Because many Super Companies are technology businesses, Fisher also uses a metric known as the Price Research Ratio (PRR), which analyses the value of R&D. The PRR is the market value of the company divided by the corporate research expenses for the last 12 months. The ratio helps to spot apparently cheap PSR stocks that look like Super Companies but are not. It can also identify Super Companies that may appear expensive on a PSR basis but are in reality cheap. To focus on the performance of the Price to Sales criterion, we've not included this additional PRR criterion in the primary screen, but it could be forked to include this or you can explore R&D screening in more detail here.
Beyond the PSR, Fisher seeks to avoid risk with a toolkit of other quantitative indicators. He wants to see companies able to generate internally funded future long-term average growth of approximately 15 to 20 percent. He also wants long-term average after-tax profit margins above 5 percent. In addition, a Super Stock should have:
- Free working capital sufficient to support at least five years of the worst losses imaginable for the company
- Less than 40% of its total assets financed by debt
- Sufficient net free working capital to cover at least three years of negative cashflow
It is important to note that Fisher’s Super Stock criteria are applied to what he calls Super Companies. These are companies that not only meet his fundamental criteria but also display robust qualitative characteristics. The emphasis is on avoiding investments in “living dead” stocks but instead targeting companies with management that can recognise mistakes, correct them, and move on. His criteria, which in many respects reflect his father’s 15-point checklist, include:
- Growth orientation
- Marketing excellence
- A competitive advantage
- Creative personnel relations
- The best in financial controls
- High margins, high market share, better management, leading product positioning and a quality image
Again like his father, Fisher believes that the ‘right’ time to sell a Super Stock is “almost never”. However, a stock would get sold if its PSR gets outrageously high or the company ceases to have those traits which qualified it as a Super Company.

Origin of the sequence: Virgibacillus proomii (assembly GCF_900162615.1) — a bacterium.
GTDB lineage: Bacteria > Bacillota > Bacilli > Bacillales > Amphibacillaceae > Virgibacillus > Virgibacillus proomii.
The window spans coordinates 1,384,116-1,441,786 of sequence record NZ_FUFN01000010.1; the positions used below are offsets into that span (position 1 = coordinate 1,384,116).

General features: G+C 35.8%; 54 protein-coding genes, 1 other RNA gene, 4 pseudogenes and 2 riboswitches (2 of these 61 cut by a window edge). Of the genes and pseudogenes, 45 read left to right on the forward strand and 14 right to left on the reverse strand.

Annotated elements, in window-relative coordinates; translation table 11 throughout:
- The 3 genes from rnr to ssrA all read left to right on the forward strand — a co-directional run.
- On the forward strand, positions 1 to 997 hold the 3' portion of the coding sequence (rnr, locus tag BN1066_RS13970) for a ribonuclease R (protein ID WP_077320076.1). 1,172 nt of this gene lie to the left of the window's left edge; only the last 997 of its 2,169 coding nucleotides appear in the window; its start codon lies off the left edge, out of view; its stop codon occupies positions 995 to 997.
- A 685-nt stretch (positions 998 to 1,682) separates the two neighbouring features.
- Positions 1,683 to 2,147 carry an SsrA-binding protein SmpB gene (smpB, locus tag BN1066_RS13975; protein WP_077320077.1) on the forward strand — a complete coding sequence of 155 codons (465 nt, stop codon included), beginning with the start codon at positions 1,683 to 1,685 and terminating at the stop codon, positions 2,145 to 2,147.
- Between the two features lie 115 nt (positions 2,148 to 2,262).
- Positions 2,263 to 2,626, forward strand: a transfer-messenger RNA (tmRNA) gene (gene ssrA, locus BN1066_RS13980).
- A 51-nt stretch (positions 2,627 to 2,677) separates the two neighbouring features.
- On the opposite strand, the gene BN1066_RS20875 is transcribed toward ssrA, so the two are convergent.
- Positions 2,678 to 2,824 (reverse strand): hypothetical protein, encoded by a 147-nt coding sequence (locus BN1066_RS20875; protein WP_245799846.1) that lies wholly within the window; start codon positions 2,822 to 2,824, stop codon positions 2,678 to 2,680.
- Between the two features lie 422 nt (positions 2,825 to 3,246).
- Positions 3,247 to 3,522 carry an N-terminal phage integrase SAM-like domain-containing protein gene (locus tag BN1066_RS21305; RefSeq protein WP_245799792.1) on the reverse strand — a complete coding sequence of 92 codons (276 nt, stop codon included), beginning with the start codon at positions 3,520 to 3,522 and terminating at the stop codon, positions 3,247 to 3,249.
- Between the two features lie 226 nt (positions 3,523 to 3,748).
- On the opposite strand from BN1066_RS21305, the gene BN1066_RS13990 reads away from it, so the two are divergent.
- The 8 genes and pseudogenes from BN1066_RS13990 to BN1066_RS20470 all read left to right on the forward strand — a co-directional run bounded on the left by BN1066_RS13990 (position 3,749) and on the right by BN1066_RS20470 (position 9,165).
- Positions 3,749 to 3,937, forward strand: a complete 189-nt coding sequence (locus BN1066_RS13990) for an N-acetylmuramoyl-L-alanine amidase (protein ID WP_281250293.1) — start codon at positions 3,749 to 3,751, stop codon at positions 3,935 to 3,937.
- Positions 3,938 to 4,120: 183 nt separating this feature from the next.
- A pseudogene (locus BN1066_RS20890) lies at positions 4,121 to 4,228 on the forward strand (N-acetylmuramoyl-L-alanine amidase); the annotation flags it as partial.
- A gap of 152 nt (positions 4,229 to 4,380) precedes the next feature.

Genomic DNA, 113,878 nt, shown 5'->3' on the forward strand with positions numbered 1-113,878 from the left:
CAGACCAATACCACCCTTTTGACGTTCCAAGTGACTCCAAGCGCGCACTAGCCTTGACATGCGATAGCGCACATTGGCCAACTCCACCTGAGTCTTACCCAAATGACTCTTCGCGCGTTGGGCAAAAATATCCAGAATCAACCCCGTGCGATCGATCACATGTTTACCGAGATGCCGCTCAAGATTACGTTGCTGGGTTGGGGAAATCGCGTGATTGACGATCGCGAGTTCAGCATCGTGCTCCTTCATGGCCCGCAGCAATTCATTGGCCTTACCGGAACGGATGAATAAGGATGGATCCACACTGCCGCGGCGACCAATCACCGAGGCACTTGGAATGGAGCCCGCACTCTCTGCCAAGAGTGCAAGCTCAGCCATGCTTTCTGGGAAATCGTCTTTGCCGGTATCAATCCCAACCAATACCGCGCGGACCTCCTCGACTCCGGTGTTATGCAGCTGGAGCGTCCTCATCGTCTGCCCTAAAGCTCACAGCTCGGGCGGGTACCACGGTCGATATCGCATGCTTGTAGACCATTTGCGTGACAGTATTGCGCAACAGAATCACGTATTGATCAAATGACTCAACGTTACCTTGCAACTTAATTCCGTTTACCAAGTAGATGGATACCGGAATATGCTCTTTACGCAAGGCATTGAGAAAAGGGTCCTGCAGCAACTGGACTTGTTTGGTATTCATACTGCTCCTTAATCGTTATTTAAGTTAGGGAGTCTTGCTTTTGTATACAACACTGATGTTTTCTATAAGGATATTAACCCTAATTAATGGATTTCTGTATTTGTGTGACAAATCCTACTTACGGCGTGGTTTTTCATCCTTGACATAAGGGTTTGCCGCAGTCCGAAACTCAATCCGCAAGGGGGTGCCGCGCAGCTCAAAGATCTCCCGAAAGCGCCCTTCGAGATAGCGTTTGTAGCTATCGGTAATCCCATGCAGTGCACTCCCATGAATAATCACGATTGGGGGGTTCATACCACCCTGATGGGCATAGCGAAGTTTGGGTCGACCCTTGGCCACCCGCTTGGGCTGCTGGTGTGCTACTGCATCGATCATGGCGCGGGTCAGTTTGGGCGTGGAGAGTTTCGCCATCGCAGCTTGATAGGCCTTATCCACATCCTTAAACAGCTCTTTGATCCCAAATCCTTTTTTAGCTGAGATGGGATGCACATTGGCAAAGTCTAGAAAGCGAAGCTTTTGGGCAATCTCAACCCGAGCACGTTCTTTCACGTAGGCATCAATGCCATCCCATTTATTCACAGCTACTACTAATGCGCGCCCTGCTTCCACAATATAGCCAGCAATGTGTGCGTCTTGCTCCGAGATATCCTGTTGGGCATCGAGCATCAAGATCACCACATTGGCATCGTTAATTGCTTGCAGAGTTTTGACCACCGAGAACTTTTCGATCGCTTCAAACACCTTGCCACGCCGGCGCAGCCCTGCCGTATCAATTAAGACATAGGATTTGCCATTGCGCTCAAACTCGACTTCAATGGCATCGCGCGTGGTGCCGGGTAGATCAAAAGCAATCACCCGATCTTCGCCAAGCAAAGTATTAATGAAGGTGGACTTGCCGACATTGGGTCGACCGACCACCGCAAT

How the Ken Fisher screen works
In Super Stocks Fisher set out three ways for investors to find potential candidates: scan for low PSRs, scan for money-losing companies and scan for qualitative assessments of superior companies (what his father called ‘scuttlebutt’).
At Stockopedia, we have developed a version of the screen that uses Fisher’s quant criteria, including PSRs of less than 0.75, average 5-year net margins greater than 5%, gearing of less than 40% and positive free cash flow. We have included a requirement for 5-year EPS CAGR of greater than 15% to seek out companies with a growth track record. We have also limited the number of brokers covering the stock to less than 10 in order to seek out young and potentially overlooked companies.
In the year-to-date the screen has had a rough ride against the market, delivering a -8.5% return. However, a long-term version of the low price-to-sales screen tracked by AAII between 1997 and 2003 produced a consistently strong performance, with no down year through a mixed market environment. On this point, it is worth noting that the PSR earned itself a bad name in the late 1990s because it was misused to justify nosebleed valuations during the dotcom bubble. Proponents of the metric maintain that it still works and that low PSR stocks can bounce back very quickly. Indeed, for companies with no earnings (and hence no P/E ratio) the PSR can be a useful tool – and a handy starting point for more detailed research.
From the Source